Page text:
AP Golf Writer
The quotation from the proud father was a version of Ralph Waldo Emerson's famous words, "Go instead where there is no path and leave a trail."
The path of Peter Uihlein took him inside a cage below the surface of the Indian Ocean, where a Great White Shark with jaws wide open approached while closing in on a tuna. The jagged, triangular teeth gnashed at the tuna's head against the cage, and the former U.S. Amateur champion could see black eyes roll over to white.
"That was the coolest," Uihlein said. "When I knew I was going to South Africa, that's the thing I've always wanted to do. We were in Mossel Bay. I was told it was a good cage dive, so we did it. We were out there for five hours. They chum up the water, and there were six or seven of them. It was incredible."
Uihlein spoke on his way from Gatwick to Wentworth, a familiar path for the best on the European Tour.
The 23-year-old out of Oklahoma State earned a spot in the BMW PGA Championship with his two-shot victory Sunday in the Madeira Island Open in Portugal, his first win since he turned pro in December 2011 and set off on a course where few Americans venture.
It started with the Gujarat Kensville Challenge in India.
In the last 18 months, he has been to Korea and Kazakhstan, Finland and France, the Czech Republic and Copenhagen.
Uihlein tried Q-school on the PGA Tour as an amateur and didn't get out of second stage, leaving him no status on any tour. Most young Americans, especially with his pedigree as a U.S. Amateur champion and two-time Walker Cup player, would try to make the most out of sponsor exemptions on the PGA Tour, or even try to work their way up through the Web.com Tour.
Looking at golf through a wide lens, and with the advice of those who see golf on a global landscape, Uihlein headed to Europe and beyond.
His father is Wally Uihlein, chief executive of Acushnet, which makes Titleist golf equipment. His agent is Chubby Chandler of International Sports Management, whose stable began with Lee Westwood and Darren Clarke and now includes a couple of South African stars in Louis Oosthuizen and Charl Schwartzel. He began working with Butch Harmon and his son, Claude Harmon III.
There were times when travel, failures and solitude could have made him question what he was doing so far from home.
"Based on the guys I have around me -- Butch, Chubs, my dad -- they've been doing this a long, long time," Uihlein said. "If they say it's the right thing to do, who am I to question what they say? I had no doubts."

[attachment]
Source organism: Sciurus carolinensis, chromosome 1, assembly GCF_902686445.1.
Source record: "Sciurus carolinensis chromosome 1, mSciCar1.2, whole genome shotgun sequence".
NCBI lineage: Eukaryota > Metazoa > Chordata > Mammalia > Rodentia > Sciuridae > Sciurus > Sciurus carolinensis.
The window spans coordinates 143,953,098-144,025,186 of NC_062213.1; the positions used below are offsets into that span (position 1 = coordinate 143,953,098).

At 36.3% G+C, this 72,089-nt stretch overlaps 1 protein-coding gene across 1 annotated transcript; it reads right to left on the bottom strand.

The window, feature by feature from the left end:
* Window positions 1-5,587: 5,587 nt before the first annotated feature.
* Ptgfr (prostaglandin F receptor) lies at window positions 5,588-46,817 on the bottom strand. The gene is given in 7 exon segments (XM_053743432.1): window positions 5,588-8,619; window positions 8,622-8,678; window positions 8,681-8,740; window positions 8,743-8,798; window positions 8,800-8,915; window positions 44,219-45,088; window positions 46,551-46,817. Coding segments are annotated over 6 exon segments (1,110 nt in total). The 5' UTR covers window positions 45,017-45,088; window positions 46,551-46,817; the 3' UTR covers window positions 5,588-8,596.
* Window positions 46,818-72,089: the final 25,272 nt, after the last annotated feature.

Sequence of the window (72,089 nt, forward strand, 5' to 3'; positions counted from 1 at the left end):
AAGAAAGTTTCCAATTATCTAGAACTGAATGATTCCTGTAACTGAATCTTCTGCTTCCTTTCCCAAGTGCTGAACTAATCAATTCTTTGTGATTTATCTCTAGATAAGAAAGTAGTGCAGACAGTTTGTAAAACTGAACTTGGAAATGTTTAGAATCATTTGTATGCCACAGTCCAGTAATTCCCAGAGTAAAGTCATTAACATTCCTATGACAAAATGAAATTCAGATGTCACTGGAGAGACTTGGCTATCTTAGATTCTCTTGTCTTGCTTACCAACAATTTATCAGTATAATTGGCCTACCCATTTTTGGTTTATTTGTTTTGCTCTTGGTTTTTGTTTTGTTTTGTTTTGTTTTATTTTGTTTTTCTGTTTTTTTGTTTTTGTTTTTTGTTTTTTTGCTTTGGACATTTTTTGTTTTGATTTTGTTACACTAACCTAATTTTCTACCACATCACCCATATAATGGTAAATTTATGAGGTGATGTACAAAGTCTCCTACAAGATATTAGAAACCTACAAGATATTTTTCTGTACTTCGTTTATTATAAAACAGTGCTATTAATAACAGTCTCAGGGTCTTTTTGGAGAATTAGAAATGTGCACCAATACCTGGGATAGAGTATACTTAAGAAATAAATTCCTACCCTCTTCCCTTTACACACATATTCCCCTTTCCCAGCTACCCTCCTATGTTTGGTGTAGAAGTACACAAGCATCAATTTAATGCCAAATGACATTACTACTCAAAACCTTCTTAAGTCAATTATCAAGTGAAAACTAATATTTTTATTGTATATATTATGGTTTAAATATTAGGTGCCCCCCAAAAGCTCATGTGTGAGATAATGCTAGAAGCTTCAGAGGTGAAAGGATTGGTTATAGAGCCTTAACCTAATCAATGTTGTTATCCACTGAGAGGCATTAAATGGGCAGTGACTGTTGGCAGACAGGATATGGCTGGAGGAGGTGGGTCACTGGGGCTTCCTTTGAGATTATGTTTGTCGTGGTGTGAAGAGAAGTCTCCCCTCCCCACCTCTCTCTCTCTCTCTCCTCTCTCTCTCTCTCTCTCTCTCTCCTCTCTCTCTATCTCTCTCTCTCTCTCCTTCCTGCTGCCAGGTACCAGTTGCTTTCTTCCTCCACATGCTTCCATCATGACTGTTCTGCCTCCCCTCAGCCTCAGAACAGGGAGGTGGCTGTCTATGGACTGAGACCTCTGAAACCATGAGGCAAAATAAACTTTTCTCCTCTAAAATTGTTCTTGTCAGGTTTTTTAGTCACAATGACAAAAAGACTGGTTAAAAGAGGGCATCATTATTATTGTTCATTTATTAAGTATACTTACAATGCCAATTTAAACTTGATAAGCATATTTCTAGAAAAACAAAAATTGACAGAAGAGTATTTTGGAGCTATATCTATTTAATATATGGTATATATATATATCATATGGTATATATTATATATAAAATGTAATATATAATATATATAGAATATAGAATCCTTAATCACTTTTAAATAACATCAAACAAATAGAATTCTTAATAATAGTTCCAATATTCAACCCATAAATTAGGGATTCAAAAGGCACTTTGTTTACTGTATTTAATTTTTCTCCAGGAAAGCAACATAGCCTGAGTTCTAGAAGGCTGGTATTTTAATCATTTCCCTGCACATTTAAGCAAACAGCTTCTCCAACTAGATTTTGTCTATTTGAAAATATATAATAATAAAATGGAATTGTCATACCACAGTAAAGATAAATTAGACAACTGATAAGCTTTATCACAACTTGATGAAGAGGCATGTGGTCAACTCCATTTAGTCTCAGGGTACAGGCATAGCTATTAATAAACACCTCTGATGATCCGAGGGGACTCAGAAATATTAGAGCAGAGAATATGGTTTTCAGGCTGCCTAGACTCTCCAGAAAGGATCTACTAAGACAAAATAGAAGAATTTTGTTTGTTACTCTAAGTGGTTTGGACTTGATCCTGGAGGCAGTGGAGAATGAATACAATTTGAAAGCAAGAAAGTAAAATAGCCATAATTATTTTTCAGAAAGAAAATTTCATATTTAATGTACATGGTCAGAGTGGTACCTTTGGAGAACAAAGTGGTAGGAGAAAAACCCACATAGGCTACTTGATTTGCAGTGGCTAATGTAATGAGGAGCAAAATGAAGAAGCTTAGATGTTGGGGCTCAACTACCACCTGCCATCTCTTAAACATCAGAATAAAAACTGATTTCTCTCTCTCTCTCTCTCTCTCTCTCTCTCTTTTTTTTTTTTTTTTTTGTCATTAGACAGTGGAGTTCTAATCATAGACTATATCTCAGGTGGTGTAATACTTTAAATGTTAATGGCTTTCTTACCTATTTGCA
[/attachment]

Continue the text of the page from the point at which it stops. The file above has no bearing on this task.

"Name me one golfer that doesn't get frustrated," he said with a laugh.
He says he is not the least bit envious of Jordan Spieth, the 19-year-old from Texas who started out trying to make it through sponsor exemptions. Spieth was closing in on Web.com Tour status when he tied for second in the Puerto Rico Open and tied for seventh in the Tampa Bay Championship, which earned him unlimited exemptions on the PGA Tour. He now has locked up his card for 2014.
Two years ago, Bud Cauley left Alabama and earned his card without ever going to Q-school.
"Those guys played well with the opportunity, and that's what it's about," Uihlein said. "To do what Spieth did, you have to be a great player, and you have to be ready to come out and play well in a few events. They both played great. But for every one or two of those guys, there are 20 who don't pull that off."
Before there was a Hogan Tour -- now called the Web.com Tour -- it made more sense for players without a PGA Tour card to travel the world in search of a game. That's what Payne Stewart did. Corey Pavin spent his first year out of UCLA on the European Tour and won the German Open by beating Seve Ballesteros.
These days, the options range from the Web.com Tour, the eGolf Tour in North Carolina, the Hooters Tour in the South. Uihlein chose to travel to obscure outposts in golf, and even in some down times, there have been few regrets.
"It helps you grow up as a player and a person," he said. "There are so many different variables every week. It's all about becoming a more well-rounded player, and not a one-dimensional player. You might hear someone say, 'Hilton Head sets up well for them.' I don't want that stereotype."